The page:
Yes, people. It’s true. I was shy child.
People who have only known me as an adult have a very hard time believing this. But it’s true.
In fact, when I was small I was so shy that I would wrap myself around my mother’s leg and hide my face if anyone tried to talk to me.
Being shy was a huge mental load. If you’ve never been crippling shy, it may be hard to understand the absolute terror and panic of someone talking to you, looking at you, noticing you.
Because all you really want in most public situations is to be completely invisible. The fact that you’re not is enough to cause a full-fledged anxiety attack.
Then, in the eighth grade, I made a split-second decision that changed my life. I was walking down the hall on the first day of school on my way to gym class. I saw a girl who had just been in my English class and who was also on my bus. I thought that it seemed stupid that I sort of knew her and now we were going to just walk down the hall like we didn’t know each other.
I realized then that being shy just didn’t work for me.
I had had enough.
I walked over to her and said, “You going to the gym now, too? I’ll walk with you.”
And that is how I began one of the most important, deep and lasting friendships of my entire life. (Nicole: Holla!)
Looking back, it’s funny to me that I decided in a split second to just be done with a major condition I’d battled my whole life.
I don’t think shyness ever goes away 100%. I think it’s always in there. It’s just a question of whether you give it power or not.
I’m often surprised at when it creeps up … because it still does sometimes.
Like a few weeks ago. Megan brought home the form for the school talent show. For two years, she has been saying she wanted to be in it. In her mind, this is her year to show her talent in … what, exactly?
The kid is super creative — in a visually artistic way. She draws, paints and makes books and posters constantly. But that’s not the kind of stuff you can do in a talent show.
“What do you want to do?” I asked.
“How about a tap dance?” she said.
“Well, you haven’t taken tap lessons in two years. Your shoes are too small. I don’t think we’ll be able to get you prepared in time. What about playing a song on the piano?” I asked. She recently started lessons.
She looked at me like I was an idiot. “I don’t think so, mommy.”
“Why don’t you write a poem and read it?”
OK, even I knew that was lame and Megan wasted no time confirming it.
By that point, I was secretly hoping that she’d decide not to do it. While I really, really wanted to support her, I also really, really, didn’t want her to embarrass herself in front of her whole school.
The shy child in me was freaking the fuck out.
“Why don’t I just sing a song?” she asked.
Hmmm. A song. She can sing along with plenty of songs in the car and she sounds pretty good, I thought. Maybe that would work. I emailed the music teacher.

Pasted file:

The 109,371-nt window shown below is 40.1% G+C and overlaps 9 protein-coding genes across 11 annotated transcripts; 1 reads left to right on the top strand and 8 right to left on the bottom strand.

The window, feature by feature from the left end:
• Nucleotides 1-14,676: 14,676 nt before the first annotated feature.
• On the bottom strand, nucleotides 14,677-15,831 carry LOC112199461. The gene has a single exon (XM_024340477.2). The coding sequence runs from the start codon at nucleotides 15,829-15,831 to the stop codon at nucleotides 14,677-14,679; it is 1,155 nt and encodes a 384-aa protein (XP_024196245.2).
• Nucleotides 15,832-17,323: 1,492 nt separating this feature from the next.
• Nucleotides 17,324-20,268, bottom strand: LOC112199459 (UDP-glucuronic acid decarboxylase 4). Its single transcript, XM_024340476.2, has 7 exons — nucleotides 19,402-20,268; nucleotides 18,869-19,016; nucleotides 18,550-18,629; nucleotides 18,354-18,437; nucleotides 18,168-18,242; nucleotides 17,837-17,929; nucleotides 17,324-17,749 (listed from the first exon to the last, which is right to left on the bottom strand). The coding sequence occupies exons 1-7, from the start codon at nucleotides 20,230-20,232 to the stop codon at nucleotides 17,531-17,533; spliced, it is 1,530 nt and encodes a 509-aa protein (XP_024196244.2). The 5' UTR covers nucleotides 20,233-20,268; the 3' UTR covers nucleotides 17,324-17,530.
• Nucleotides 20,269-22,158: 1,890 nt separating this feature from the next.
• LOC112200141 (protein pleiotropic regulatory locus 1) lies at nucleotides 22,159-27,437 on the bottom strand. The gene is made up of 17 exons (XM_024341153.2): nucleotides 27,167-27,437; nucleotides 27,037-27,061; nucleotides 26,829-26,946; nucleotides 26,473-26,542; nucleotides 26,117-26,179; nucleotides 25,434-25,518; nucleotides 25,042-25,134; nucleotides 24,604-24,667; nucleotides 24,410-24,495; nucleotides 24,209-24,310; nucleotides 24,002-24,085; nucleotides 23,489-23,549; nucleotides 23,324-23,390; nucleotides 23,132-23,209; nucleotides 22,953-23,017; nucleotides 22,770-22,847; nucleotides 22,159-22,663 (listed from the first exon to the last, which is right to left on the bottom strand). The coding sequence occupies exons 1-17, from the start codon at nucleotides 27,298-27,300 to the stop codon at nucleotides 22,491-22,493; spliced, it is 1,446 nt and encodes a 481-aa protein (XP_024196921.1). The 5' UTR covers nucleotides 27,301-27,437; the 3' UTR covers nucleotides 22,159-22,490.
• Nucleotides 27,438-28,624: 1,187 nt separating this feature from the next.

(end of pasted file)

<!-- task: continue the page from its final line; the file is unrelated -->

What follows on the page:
Problem: We had to provide the karaoke-version of the song. No voice track.
She would be on her own. My little girl. On stage. Alone. No voice to sing along with. Just her.
Terror. Complete and total terror.
A thousand terrible, embarrassing scenarios played out in my mind. I pictured her frozen on stage, a deer in headlights, unable to move or squeak out a note.
Oh, shit again.
Then I took a deep breath. I had to realize that this panic was mine. I had to realize that she is a very different sort of second-grader than I was. I had to let her take the chance.
Even though I was terrified for her.
I said, “OK, if you’re going to do this, you have to practice. Every day. We have to to work together to make sure you know all the words and when to start singing and when to stop.”
She and I do not always work well together, as she tends to think I’m a total moron much of the time. I predicted torture: meltdowns, tears, slamming doors, etc., etc. and et-farking-cetera. The potential for ugliness was big.
First we started off with her sitting in a chair holding the lyrics sheet. Over time, we worked out cues in the background music to tip her off to start the next verse, chorus, etc.
She was pretty good — right out of the gate, in fact.
Then last week I said, “It’s time for you to stand up and do this. Think about how you might want to move. You can stand still if you want to or you can try to dance a little. You’re going to need to pretend you’re holding a microphone. I’m going to watch you so you can get used to people watching you do this.”
I was pretty sure she was just going to stand still and occassionally gesture a little bit.
She looked right at me and sang and danced all over the kitchen. She was so confident.
I was floored. Yes, I’m her mom but I couldn’t have done that in front of ANYONE at that age.
Today is her big audition. She has to sing in front of her class. I feel good about it. I know that she’s prepared. It has been killing me thinking that she was going to be nervous, though.
She got up this morning and sat on the couch, still half asleep. Then she perked up and said, “I’m excited to show everyone my song today. I’m a little bit nervous, too, but mostly excited.”
She has worked hard. She deserves to feel good about what she does today.
They say our children are our biggest teachers. I’m amazed — constantly — when my kids step up to plates that I would’ve run from.
Right now I’m learning — again — to put aside the fear and anxiety, to pat that little shy girl inside me on the head and tell her it’s time.
It’s time to sing so the world can hear.
(Damn, that was a schmaltzy ending. Excuse me now while I go write some greeting cards …)